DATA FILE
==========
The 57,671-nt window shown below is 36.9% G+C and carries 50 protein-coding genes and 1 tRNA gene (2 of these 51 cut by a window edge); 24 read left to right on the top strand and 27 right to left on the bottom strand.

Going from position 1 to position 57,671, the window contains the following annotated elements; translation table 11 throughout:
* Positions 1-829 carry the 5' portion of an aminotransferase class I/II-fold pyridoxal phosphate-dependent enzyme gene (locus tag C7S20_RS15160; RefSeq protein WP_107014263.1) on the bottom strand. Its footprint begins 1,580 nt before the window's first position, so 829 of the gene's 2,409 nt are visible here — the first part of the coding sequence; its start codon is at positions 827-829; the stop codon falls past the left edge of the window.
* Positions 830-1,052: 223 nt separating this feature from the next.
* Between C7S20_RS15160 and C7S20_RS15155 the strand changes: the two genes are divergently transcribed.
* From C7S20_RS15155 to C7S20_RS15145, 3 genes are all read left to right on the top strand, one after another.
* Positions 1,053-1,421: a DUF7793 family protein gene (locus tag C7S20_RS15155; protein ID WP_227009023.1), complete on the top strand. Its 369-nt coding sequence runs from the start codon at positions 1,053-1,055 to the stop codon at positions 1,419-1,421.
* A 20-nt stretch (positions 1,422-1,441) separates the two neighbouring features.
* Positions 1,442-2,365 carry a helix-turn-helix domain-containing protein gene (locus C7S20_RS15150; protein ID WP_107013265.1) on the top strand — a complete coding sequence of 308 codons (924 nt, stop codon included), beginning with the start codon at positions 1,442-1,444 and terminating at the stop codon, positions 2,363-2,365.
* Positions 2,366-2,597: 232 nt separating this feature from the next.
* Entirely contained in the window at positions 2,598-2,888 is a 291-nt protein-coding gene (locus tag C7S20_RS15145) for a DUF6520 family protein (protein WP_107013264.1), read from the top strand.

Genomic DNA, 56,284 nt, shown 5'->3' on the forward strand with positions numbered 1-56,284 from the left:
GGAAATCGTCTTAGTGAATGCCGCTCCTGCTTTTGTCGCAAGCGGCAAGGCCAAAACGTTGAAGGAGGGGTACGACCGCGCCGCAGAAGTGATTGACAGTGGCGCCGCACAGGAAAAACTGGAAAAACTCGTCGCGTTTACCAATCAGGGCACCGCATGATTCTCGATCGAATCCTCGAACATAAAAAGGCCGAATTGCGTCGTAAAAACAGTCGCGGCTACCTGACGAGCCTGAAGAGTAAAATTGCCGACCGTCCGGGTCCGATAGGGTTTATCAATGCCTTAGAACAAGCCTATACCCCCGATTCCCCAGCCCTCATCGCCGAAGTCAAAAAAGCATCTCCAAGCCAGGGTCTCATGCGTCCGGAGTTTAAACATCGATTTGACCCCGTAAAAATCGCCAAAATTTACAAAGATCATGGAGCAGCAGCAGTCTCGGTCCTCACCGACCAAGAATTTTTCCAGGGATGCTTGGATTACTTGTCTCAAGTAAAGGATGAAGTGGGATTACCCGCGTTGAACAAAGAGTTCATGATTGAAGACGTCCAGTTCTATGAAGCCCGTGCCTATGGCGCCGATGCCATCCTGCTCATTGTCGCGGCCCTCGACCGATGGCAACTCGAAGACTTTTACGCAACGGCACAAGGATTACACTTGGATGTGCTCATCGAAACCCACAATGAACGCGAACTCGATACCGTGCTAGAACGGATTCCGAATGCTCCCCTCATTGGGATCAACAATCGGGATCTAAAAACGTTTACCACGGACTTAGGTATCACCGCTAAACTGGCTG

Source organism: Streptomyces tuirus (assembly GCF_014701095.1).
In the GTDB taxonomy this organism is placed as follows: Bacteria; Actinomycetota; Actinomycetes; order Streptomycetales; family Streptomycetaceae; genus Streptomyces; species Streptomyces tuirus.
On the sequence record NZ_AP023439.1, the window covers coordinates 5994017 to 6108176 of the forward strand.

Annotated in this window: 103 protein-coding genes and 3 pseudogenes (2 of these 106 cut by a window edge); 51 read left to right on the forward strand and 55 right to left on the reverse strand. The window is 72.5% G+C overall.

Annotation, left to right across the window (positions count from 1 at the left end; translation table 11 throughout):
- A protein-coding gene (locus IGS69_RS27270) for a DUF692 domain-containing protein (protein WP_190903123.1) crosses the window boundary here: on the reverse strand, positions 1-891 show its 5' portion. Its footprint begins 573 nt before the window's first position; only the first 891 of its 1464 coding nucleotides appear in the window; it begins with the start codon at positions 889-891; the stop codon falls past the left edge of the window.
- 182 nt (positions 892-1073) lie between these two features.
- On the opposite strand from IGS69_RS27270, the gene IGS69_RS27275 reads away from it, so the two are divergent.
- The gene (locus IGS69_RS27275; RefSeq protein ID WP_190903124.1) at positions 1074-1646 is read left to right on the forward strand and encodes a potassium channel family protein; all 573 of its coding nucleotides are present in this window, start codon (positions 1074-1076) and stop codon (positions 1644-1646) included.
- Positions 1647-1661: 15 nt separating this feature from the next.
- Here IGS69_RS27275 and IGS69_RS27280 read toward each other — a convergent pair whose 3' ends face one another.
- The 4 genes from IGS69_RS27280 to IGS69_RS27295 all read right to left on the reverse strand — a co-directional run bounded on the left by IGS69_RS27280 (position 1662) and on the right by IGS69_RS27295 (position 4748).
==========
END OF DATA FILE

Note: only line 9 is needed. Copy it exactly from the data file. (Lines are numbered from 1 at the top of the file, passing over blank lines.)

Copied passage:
* Positions 1,442-2,365 carry a helix-turn-helix domain-containing protein gene (locus C7S20_RS15150; protein ID WP_107013265.1) on the top strand — a complete coding sequence of 308 codons (924 nt, stop codon included), beginning with the start codon at positions 1,442-1,444 and terminating at the stop codon, positions 2,363-2,365.